One thing that stood out to me was how detached she seemed not only from the community, as you've discussed, but also from her kids. She loved them, surely, and took care of their needs, but it didn't strike me that she was emotionally there very often. Her constant praying seemed as much an addiction and an escape from life as it was an expression of her faith.

I do think she had quite a bit of backbone, when push came to shove. While she did everything she could to avoid her mother's badgering, it seemed she let all the criticism roll off her back rather than believing it about herself. And when she was faced with the truth of Svevo's infidelity, she certainly didn't excuse it!! (And in fact took that to an extreme I would never do - alot of pent up rage?)

But it's like something outside of day-to-day living had happen to really shake her out of her daze.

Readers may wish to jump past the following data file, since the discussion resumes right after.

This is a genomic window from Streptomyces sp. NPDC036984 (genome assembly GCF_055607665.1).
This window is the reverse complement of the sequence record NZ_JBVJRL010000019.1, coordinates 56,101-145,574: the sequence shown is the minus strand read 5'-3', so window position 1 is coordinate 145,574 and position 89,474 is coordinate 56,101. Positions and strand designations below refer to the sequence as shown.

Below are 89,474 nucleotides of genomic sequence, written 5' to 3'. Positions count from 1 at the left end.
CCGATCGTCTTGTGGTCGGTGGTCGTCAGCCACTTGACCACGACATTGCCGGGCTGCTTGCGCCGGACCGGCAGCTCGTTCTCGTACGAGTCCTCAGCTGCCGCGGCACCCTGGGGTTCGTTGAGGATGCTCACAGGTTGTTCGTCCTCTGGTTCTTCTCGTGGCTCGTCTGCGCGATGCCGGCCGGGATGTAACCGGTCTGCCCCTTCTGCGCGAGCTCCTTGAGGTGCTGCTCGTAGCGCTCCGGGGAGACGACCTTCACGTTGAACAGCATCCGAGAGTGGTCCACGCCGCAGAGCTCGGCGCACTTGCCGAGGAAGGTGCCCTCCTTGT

Parlez wrote:It seemed like both Svevo and Maria were locked in a self-limiting mindset that didn't let them consider any alternatives, even one as simple and basic as planting a garden for food.


Absolutely - get a part time job, Svevo! Maria, send Arturo out hunting with his slingshot (or whatever his weapon of choice was). Or raise more chickens so there could be both eggs and meat!

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Unread postby Liz » Wed Sep 12, 2007 2:53 pm

LiMoss wrote: One thing that stood out to me was how detached she seemed not only from the community, as you've discussed, but also from her kids. She loved them, surely, and took care of their needs, but it didn't strike me that she was emotionally there very often. Her constant praying seemed as much an addiction and an escape from life as it was an expression of her faith.

But it's like something outside of day-to-day living had happen to really shake her out of her daze.


It's never too late to go back and answer a question, LiMoss. I'm especially glad you did, in this case, because you raise two very good points. I do think it was an escape, and possibly an addiction, which allowed her to detach herself from the rest of the world. I think she was very detached from her kids after Svevo left home. But I also think that was due to the fact that she was depressed.